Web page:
When strong shocks interact with transverse density gradients, it is well known that vorticity deposition occurs. When two non-planar blast waves interact, a strong shock will propagate through the internal structure of each blast wave where the shock encounters such density gradients. There is therefore the potential for the resulting vorticity to produce pronounced density structures long after the passage of these shocks. If the two blast waves have evolved to the self-similar (Sedov) phase this is not a likely prospect, but for blast waves at a relatively early stage of their evolution this remains possible. We show, using 2D numerical simulations, that the interactions of two 'marginally young' blast waves can lead to strong vorticity deposition which leads to the generation of a strong protrusion and vortex ring as mass is driven into the internal structure of the weaker blast wave.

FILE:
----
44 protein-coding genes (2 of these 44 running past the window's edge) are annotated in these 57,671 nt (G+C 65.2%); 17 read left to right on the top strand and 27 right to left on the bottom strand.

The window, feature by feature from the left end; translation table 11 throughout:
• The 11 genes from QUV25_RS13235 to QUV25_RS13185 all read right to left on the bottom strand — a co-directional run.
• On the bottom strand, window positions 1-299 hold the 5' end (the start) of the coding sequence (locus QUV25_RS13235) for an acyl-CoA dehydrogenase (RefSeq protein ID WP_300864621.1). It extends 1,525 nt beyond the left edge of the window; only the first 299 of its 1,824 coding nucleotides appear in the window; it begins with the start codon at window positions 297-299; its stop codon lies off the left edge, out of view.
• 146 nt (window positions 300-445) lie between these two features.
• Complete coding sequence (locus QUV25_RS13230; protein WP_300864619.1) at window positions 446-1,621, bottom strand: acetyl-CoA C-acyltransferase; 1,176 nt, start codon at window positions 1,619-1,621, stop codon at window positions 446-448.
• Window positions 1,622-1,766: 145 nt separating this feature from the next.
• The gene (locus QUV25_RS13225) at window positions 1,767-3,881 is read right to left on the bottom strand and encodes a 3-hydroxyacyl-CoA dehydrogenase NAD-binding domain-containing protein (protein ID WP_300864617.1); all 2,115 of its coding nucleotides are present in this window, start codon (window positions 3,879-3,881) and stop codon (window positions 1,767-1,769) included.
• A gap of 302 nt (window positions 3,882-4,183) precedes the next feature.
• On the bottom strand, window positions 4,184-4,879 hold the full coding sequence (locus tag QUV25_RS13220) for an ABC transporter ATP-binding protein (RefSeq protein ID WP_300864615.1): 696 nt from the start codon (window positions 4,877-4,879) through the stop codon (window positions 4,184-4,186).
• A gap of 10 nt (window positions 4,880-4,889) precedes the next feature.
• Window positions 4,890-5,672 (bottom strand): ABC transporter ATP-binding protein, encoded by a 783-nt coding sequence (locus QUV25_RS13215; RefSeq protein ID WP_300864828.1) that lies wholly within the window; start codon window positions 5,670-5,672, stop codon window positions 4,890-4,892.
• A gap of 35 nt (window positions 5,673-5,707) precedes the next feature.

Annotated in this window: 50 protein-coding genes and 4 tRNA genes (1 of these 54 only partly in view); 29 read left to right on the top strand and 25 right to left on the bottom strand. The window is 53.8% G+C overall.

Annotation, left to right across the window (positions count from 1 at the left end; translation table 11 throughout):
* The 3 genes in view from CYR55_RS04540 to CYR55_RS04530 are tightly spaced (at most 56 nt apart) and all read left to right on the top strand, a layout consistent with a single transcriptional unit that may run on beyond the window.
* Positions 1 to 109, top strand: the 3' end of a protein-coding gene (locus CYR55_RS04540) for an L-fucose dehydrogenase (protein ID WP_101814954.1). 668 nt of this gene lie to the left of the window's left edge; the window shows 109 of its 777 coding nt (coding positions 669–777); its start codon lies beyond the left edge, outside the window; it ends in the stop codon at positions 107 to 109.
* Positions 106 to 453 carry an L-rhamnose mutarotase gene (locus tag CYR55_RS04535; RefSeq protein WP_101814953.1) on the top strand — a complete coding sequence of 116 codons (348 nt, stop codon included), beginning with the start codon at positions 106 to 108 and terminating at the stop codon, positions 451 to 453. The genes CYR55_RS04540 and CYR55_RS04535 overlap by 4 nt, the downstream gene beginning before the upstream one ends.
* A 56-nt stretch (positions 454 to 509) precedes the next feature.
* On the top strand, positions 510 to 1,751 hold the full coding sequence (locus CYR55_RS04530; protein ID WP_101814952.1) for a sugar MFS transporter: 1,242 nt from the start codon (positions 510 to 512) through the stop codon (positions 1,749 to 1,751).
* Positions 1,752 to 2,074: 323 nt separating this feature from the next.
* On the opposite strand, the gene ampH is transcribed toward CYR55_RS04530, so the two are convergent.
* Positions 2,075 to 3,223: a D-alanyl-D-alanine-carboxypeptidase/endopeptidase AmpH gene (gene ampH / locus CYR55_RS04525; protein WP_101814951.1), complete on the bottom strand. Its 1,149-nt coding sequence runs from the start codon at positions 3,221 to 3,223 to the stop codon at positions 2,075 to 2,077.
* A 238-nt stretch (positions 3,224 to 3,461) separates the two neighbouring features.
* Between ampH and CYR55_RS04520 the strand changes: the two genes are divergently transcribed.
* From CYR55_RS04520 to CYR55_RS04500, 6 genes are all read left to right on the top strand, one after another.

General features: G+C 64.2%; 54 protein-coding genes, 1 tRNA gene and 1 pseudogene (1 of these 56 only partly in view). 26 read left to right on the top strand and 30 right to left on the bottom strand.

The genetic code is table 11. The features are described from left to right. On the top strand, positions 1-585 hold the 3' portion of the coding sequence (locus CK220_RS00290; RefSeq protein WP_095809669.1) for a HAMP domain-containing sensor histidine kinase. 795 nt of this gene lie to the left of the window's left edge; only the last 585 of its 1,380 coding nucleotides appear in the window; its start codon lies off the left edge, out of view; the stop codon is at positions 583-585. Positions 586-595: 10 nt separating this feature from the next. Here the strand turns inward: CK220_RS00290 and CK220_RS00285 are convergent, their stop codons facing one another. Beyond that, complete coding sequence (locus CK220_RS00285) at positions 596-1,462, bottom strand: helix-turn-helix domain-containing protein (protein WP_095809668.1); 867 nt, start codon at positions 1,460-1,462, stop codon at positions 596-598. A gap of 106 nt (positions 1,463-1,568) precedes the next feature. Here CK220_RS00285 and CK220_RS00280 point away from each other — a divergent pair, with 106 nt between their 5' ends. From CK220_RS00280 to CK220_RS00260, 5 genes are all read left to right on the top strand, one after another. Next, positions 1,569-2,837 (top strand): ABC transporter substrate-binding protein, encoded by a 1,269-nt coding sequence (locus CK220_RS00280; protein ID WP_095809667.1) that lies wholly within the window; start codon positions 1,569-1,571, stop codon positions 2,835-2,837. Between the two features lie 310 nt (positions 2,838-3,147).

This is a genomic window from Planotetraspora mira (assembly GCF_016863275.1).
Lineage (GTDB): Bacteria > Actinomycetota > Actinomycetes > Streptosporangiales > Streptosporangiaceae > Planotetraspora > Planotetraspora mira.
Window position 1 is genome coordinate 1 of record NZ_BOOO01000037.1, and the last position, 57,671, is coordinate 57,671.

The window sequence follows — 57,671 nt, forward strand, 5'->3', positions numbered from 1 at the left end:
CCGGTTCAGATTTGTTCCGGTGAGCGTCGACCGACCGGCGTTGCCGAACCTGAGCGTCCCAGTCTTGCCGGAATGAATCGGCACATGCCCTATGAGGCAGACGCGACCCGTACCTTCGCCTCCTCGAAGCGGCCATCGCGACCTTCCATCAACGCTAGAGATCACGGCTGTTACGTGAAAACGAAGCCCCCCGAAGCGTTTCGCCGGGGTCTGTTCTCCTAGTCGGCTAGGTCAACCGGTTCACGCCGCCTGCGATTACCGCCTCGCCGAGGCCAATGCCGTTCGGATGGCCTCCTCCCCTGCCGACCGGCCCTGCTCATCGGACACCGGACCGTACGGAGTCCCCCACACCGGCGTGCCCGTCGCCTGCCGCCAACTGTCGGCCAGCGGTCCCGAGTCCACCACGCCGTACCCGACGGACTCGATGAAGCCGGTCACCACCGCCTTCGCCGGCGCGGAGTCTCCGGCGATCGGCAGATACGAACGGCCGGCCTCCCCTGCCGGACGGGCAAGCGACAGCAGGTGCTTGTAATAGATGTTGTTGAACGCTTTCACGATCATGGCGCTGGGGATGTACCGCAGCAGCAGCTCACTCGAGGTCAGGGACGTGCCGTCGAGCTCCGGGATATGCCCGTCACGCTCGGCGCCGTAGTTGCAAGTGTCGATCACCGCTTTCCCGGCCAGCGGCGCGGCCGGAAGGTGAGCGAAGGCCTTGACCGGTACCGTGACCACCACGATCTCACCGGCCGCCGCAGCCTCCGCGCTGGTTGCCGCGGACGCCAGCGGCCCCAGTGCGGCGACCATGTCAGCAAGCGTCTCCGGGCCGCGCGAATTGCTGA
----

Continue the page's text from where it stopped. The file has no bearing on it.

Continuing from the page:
Robinson, A. P. L., Schmitz, H., Fox, T. E., Pasley, J., & Symes, D. R. (2015). Vorticity deposition, structure generation and the approach to self-similarity in colliding blast wave experiments. High Energy Density Physics, 14, 6–12. https://doi.org/10.1016/j.hedp.2014.12.004